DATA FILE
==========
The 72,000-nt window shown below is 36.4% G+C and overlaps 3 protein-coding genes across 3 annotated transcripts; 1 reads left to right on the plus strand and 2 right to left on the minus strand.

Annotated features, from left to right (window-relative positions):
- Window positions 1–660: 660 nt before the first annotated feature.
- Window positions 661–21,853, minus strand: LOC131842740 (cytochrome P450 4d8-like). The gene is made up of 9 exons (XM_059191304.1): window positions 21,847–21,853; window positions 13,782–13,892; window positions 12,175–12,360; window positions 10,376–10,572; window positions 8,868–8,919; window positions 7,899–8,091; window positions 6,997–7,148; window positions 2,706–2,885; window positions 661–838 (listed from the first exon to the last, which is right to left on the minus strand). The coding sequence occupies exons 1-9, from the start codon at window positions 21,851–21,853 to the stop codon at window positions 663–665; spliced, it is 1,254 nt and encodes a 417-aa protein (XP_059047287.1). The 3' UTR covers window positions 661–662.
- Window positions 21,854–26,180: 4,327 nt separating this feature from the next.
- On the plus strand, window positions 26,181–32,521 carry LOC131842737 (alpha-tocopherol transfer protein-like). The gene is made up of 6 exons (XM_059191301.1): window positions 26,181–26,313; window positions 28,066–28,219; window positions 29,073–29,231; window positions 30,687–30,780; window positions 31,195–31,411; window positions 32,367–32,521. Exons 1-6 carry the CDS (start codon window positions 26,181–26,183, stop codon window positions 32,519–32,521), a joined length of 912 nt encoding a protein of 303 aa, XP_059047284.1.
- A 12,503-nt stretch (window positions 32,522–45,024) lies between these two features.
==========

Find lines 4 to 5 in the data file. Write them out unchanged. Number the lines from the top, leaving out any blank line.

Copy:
- Window positions 661–21,853, minus strand: LOC131842740 (cytochrome P450 4d8-like). The gene is made up of 9 exons (XM_059191304.1): window positions 21,847–21,853; window positions 13,782–13,892; window positions 12,175–12,360; window positions 10,376–10,572; window positions 8,868–8,919; window positions 7,899–8,091; window positions 6,997–7,148; window positions 2,706–2,885; window positions 661–838 (listed from the first exon to the last, which is right to left on the minus strand). The coding sequence occupies exons 1-9, from the start codon at window positions 21,851–21,853 to the stop codon at window positions 663–665; spliced, it is 1,254 nt and encodes a 417-aa protein (XP_059047287.1). The 3' UTR covers window positions 661–662.
- Window positions 21,854–26,180: 4,327 nt separating this feature from the next.